A method of processing a body specimen for subsequent analysis to determine the presence or absence of a microorganism in a body specimen is also provided. This method includes providing a transport/isolator assembly including (i) a receptacle and (ii) a baiting assembly including a baiting section having disposed thereon a coating material. A baiting liquid and the body specimen are then introduced into the receptacle. The method further comprises securing the baiting assembly to the receptacle so that at least a portion of the baiting section is introduced into the baiting liquid.
A transport/isolator assembly kit is also provided. The transport/isolator assembly comprises a receptacle, a baiting assembly including a baiting section having disposed thereon a coating material and a liquid media for introduction into the receptacle. The baiting assembly is adapted to be mechanically secured to the receptacle.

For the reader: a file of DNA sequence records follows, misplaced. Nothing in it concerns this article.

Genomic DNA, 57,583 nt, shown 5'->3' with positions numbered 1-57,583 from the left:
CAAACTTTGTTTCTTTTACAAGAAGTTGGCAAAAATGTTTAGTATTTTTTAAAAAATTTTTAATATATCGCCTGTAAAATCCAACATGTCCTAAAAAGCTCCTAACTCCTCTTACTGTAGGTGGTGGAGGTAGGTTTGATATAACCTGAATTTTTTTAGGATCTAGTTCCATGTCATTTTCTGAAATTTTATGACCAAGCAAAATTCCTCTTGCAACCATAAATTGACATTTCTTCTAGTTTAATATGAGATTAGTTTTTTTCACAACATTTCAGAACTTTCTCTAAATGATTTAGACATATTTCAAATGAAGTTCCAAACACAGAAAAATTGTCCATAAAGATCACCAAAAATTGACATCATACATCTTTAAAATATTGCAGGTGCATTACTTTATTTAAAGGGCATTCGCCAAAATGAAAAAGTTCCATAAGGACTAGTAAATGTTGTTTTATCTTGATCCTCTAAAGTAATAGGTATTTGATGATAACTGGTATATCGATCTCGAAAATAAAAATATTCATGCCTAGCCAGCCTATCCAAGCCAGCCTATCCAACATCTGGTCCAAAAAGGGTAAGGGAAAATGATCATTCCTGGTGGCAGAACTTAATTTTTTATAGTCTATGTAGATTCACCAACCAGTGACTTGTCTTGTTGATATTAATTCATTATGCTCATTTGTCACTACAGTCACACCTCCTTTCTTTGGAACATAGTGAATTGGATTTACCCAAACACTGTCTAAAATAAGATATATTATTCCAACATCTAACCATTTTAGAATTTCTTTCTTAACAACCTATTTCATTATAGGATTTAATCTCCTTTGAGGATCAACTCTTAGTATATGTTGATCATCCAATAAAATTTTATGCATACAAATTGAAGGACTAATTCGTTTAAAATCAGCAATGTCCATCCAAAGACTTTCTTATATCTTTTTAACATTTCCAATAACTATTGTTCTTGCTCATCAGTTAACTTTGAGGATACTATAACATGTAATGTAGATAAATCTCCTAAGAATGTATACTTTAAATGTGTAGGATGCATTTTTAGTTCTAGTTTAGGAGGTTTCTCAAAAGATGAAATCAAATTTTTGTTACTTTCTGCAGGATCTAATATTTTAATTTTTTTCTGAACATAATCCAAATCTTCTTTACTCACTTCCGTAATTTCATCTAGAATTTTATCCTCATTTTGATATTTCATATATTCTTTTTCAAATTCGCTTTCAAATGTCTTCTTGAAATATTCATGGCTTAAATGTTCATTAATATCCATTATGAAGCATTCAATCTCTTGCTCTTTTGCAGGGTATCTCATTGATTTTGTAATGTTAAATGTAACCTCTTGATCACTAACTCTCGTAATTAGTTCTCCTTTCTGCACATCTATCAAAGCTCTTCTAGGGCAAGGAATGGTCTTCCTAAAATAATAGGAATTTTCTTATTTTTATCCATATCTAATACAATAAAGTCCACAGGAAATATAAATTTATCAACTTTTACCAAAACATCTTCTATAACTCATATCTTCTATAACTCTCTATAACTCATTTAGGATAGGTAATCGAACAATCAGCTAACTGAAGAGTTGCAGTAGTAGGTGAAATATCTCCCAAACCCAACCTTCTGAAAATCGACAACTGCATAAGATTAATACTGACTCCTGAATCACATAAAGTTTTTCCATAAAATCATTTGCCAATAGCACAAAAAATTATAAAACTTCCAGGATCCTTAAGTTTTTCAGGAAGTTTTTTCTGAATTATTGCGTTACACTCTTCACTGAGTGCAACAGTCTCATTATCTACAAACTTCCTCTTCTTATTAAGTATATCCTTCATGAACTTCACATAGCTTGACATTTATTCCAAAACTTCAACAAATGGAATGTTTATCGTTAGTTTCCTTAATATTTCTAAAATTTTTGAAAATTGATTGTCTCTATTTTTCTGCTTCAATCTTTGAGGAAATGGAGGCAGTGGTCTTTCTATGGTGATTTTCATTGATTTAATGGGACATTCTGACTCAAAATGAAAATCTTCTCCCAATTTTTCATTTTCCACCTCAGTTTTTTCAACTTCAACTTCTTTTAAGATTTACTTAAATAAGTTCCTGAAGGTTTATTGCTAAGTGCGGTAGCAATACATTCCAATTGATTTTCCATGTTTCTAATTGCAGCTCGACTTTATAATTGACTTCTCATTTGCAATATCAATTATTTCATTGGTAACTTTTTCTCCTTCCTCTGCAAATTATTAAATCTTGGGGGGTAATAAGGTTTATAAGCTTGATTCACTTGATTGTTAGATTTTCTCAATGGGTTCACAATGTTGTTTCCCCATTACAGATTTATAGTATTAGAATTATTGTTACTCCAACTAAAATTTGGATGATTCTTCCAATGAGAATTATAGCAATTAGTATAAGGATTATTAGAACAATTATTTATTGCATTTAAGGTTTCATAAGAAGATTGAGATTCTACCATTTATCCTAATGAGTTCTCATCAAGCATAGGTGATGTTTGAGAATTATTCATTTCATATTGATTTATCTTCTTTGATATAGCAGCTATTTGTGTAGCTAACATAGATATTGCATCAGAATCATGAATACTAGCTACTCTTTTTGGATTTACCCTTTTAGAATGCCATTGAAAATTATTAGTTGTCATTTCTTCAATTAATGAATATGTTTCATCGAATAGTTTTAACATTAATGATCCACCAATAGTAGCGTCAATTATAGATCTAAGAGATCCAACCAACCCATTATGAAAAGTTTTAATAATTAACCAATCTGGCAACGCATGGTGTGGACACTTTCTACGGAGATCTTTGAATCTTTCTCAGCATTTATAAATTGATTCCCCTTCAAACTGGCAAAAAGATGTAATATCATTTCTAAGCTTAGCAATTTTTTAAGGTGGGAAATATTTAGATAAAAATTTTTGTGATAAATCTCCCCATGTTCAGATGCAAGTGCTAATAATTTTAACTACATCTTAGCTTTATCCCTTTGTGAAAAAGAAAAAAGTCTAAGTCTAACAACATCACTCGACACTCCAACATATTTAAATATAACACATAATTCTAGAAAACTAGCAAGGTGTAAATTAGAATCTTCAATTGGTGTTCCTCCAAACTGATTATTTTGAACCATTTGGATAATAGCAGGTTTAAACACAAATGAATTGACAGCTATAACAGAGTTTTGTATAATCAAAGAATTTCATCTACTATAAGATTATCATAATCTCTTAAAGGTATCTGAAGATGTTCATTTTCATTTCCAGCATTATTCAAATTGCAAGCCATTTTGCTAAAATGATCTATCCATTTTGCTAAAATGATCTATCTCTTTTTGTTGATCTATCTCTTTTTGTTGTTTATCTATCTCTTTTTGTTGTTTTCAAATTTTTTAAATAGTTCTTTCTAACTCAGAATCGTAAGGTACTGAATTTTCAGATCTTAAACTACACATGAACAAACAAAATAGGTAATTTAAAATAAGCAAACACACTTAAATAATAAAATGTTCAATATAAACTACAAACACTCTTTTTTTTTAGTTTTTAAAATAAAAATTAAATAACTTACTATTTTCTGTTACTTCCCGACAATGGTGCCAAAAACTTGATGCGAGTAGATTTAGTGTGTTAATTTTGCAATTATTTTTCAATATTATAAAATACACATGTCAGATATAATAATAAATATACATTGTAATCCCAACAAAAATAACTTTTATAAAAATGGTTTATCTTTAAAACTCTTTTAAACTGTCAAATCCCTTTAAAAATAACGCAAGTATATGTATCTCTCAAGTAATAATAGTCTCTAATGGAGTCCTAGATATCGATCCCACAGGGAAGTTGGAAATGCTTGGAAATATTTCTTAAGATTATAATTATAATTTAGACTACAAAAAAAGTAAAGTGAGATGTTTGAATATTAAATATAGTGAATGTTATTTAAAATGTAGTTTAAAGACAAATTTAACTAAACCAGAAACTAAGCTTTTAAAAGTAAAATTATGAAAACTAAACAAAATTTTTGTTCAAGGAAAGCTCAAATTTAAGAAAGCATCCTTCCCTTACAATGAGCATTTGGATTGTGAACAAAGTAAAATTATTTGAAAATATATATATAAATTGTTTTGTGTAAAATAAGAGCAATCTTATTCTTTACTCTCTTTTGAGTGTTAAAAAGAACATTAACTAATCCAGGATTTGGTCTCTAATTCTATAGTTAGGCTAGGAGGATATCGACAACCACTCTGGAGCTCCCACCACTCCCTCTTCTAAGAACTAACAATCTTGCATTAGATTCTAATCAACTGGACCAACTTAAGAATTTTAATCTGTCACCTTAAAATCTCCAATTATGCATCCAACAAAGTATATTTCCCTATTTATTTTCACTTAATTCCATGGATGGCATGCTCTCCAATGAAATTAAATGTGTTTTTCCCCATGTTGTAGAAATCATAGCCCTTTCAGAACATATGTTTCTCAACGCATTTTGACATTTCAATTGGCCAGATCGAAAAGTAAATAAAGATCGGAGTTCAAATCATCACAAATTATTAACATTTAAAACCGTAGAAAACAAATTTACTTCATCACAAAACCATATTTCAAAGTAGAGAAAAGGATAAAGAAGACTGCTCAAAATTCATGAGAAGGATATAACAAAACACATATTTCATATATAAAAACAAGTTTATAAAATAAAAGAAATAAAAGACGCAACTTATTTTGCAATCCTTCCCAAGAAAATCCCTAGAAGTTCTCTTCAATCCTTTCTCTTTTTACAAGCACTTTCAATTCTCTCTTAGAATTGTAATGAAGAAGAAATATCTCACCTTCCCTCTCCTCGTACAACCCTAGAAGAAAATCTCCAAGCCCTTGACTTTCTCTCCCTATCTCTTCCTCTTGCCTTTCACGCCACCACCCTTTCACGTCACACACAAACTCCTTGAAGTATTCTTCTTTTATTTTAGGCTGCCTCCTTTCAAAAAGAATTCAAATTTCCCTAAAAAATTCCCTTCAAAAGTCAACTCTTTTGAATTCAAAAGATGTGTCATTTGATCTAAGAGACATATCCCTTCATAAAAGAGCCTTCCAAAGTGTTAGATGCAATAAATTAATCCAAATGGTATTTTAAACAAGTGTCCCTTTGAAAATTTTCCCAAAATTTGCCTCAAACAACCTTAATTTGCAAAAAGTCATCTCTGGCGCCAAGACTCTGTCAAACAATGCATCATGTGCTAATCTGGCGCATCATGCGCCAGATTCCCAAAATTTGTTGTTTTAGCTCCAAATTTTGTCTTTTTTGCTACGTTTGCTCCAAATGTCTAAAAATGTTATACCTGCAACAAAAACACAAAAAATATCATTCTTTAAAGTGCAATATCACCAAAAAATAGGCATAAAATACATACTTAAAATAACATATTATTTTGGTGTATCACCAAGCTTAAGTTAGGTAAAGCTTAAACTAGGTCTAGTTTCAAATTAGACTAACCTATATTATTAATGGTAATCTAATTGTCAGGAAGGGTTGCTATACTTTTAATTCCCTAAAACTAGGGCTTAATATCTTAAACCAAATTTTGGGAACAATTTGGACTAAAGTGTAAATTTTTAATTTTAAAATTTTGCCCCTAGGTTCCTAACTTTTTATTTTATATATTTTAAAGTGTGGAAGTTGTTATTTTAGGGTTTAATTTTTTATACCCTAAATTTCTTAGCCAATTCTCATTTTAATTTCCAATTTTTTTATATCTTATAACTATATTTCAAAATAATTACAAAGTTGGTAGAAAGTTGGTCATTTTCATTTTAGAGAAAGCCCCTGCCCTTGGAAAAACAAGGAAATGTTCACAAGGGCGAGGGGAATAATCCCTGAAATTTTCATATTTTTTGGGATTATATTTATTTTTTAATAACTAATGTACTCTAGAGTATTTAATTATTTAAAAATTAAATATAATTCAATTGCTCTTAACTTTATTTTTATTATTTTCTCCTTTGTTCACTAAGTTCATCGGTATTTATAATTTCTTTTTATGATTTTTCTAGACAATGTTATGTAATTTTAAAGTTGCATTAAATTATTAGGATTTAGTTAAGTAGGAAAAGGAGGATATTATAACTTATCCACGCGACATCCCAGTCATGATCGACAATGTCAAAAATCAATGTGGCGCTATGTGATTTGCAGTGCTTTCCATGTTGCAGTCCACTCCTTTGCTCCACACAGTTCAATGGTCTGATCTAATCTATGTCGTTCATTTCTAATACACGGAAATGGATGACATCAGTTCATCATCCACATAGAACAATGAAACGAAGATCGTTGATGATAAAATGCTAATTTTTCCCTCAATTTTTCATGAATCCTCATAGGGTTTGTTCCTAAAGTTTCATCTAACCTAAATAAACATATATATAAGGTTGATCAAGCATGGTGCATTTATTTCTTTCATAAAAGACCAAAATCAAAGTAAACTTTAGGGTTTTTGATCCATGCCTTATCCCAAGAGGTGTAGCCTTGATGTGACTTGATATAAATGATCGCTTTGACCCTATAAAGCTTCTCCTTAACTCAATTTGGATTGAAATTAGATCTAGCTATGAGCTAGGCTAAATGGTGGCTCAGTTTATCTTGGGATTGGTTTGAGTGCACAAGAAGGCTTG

A transport/isolator assembly is further provided which includes the receptacle and the baiting assembly.
A full understanding of the invention can be gained from the following detailed description of the invention when read in conjunction with the accompanying drawings in which:
FIG. 1 is a perspective view, having some partially sectioned portions of the transport/isolator kit assembly showing the separate parts of the kit.
FIG. 2 is a perspective view showing the assembled transport/isolator assembly.